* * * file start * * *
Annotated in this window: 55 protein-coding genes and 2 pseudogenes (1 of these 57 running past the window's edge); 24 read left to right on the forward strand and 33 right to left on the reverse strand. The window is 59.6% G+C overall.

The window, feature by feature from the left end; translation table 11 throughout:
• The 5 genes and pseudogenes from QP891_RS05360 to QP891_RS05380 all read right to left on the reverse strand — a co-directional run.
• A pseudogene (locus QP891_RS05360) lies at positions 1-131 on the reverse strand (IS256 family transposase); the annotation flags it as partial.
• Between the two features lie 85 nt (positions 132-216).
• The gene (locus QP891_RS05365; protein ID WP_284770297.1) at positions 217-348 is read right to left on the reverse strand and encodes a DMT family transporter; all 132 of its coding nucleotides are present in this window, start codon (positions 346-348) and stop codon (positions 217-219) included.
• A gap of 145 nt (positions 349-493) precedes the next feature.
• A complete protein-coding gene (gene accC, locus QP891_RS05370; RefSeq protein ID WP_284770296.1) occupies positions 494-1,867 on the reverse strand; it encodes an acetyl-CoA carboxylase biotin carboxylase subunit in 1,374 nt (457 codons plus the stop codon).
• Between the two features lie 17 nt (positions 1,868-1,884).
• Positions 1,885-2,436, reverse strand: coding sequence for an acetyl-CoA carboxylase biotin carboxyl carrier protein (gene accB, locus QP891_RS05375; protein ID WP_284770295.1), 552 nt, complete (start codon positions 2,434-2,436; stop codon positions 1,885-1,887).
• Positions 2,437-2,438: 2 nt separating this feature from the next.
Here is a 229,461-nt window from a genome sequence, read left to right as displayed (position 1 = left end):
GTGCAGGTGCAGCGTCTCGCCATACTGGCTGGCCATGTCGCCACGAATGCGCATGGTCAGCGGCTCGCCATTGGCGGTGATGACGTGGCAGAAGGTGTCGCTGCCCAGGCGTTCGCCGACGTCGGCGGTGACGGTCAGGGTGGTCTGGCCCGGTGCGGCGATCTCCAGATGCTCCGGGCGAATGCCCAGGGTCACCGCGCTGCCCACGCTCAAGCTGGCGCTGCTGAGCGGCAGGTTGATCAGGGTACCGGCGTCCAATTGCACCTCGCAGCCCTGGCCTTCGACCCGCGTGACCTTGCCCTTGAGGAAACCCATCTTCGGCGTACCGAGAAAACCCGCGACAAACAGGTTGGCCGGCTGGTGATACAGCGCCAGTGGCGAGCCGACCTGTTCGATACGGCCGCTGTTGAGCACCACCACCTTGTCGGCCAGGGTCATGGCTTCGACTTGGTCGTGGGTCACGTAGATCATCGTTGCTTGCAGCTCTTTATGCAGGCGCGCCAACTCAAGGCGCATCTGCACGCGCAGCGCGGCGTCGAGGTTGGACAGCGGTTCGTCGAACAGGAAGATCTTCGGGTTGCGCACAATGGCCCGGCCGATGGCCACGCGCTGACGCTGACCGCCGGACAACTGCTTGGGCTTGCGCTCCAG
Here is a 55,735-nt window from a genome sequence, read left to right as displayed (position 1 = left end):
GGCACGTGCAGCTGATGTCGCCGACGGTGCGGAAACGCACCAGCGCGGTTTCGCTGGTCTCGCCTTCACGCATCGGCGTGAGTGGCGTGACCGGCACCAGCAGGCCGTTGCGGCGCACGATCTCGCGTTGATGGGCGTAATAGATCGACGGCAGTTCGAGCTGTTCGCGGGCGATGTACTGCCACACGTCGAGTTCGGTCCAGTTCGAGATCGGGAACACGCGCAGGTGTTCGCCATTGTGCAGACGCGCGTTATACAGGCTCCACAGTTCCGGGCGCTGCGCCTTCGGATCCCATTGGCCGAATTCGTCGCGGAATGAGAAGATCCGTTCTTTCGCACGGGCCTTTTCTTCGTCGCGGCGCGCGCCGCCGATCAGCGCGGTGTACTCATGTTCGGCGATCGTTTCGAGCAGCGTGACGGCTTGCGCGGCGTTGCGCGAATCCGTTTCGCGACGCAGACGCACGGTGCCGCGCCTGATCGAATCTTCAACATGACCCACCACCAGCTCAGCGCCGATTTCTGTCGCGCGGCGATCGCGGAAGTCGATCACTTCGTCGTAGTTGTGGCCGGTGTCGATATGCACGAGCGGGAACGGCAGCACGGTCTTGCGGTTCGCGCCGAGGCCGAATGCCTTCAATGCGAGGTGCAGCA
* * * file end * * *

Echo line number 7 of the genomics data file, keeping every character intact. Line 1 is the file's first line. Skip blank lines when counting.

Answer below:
• A gap of 145 nt (positions 349-493) precedes the next feature.